Abruzzo: a small region with a huge wine diversity

Along the picturesque Adriatic coast of central Italy—surrounded by Le Marche to the north, Lazio to the west, and Molise to the southeast—lies the historical, charming region of Abruzzo. Dating back to the Etruscans in the sixth century BC, winemaking has played an integral role in the agricultural landscape of Abruzzo; however, there is additional evidence that suggests the vineyards of Abruzzo date even further back to the fourth century BC. 
Because the population of Abruzzo declined for several centuries, it was only in the most recent 50 years that the vineyards have proliferated with the intentional care of producers. In this time, the winemakers of Abruzzo have refined their old methods of winemaking in order to produce wine that showcases this region and embodies its newly rediscovered vineyards.

Cantina Orsogna’s vineyards, Abruzzo

The mountainous landscape of Abruzzo is also enhanced by the lush greenery of its national parks and forests, as well as an extensive coastline. Because of the geographic conditions and its central, coastal location, it is evident that Abruzzo provides a quintessential terroir for growing grapes. Also, Abruzzo is known for its varied climate, so there is ample rainfall and sunshine, as well as an arid climate on its coast and a continental climate inland.

Castello di Semivicoli
Semivicoli castle, part of the Masciarelli’s estate in Abruzzo (photo courtesy Marsciarelli)

The amalgamation of the climate and mountainous terrain contribute to the conducive growing environment and the use of pergolas to train the vines complete the ideal conditions to great ripening and balanced acidity for complex and tridimensional wines.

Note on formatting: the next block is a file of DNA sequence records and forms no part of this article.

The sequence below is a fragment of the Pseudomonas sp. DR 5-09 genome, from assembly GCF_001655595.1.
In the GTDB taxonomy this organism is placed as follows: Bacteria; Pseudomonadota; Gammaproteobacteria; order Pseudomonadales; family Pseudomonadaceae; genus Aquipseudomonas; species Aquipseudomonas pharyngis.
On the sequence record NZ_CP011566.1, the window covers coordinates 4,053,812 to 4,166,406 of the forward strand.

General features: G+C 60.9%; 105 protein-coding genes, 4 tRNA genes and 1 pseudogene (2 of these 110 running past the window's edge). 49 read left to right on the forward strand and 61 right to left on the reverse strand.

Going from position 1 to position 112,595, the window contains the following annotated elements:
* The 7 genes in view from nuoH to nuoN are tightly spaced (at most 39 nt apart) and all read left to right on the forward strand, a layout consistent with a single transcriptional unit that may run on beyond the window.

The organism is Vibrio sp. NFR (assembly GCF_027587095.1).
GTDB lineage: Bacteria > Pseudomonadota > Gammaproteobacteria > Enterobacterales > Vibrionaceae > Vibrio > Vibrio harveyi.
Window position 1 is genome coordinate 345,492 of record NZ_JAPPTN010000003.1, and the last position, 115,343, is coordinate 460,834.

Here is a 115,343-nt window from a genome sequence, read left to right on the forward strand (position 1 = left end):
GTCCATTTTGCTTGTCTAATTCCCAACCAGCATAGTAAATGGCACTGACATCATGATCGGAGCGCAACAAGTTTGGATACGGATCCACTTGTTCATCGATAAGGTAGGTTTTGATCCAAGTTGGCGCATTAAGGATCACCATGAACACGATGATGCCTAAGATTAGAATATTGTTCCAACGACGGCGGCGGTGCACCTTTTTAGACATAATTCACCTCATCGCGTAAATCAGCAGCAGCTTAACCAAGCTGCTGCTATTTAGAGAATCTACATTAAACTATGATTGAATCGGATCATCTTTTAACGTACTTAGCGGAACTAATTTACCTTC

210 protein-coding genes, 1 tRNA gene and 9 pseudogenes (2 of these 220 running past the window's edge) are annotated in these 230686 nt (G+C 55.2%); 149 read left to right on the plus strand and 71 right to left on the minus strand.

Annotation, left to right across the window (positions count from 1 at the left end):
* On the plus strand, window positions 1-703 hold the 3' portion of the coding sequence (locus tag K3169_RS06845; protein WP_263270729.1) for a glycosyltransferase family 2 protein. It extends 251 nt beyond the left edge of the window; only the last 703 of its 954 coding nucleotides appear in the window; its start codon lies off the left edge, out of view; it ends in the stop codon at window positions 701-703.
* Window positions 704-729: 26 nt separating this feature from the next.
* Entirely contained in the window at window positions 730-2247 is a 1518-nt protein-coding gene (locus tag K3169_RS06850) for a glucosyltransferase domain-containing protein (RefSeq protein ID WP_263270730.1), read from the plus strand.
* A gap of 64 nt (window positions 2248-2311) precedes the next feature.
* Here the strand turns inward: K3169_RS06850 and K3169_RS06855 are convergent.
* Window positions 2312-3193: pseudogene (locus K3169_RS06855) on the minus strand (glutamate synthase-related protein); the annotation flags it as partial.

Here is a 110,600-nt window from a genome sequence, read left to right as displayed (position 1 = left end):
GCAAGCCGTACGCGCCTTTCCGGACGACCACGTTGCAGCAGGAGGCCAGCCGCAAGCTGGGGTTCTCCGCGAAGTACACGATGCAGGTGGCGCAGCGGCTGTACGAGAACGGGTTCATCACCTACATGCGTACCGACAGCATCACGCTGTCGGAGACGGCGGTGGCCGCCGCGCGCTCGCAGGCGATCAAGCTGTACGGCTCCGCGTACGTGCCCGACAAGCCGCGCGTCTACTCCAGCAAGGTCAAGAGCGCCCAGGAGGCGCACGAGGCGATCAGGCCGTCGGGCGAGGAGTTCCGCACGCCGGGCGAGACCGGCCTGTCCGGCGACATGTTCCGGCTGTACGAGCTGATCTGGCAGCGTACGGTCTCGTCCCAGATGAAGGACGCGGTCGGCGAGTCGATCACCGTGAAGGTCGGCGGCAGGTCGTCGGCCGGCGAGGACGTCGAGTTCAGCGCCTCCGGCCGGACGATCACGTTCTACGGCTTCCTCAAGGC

Montepulciano, the second most planted red grape in Italy—only after Sangiovese—is known for its delicate flavors, deep color, and softer tannins. It displays low acidity and mild tannins. Most notably, Montepulciano is grown in Abruzzo, Le Marche, and Molise. Typical of Abruzzo is the Cerasuolo wine, a traditional rosé version of Montepulciano, which derives its name from the dialectal word “cerasa”, meaning cherry, due to its deep ruby pink color. 
Trebbiano Abruzzese is a white wine grape variety that is predominantly grown in Abruzzo, and it is thought to be the white counterpart to the red Montepulciano grape. It ripens rather late, and is able to adapt to various terroirs, giving neat, mineral and ageing worthy white wines.
Pecorino, a white wine grape grown primarily in central Italy, has endured a complicated history. It was briefly overshadowed by Trebbiano grapes, due to the Pecorino grape’s low-yielding nature and the ubiquitous nature of the Trebbiano grape. However, winemakers revitalized production of Pecorino grapes, and they are becoming increasingly more common especially at higher altitudes. Because of Pecorino high acidity and high sugar fruit, this variety is able to produce wines with a complementary balance of alcohol and acidity. 
I suggest a tasting of Abruzzo through a white, a red and a rose’. 
Velenosi, Prope, Pecorino Colli Aprutini IGT 2018
Produced in Controguerra, on a clay soil, rich in mineral fossils, the wine stays on the lees for five months after the fermentation. It is a versatile, complex and charming Pecorino, with a salty savoury finish and asian pear notes. 
Masciarelli, Villa Gemma, Cerasuolo d’Abruzzo DOC 2018 20.00 USD
The perfect pairing with pizza or tomatoes based fish soups. The Montepulciano grapes macerate for about 10-12 hours giving to this wine bright cherries and pomegranate intense notes with a touch of tannins. To be served chilled. 
VGC_btt 3-min
Cataldi Madonna, il Malandrino, Montepulciano d’Abruzzo DOC 2016 27.00 USD
This is one of the flagship wines of this historic winery, producing wines in Abruzzo since over a century. The elevation, the exceptional exposition to the sun and to the sensible diurnal temperatures swing, make their vineyards able produce remarkable ageing worthy red wines.


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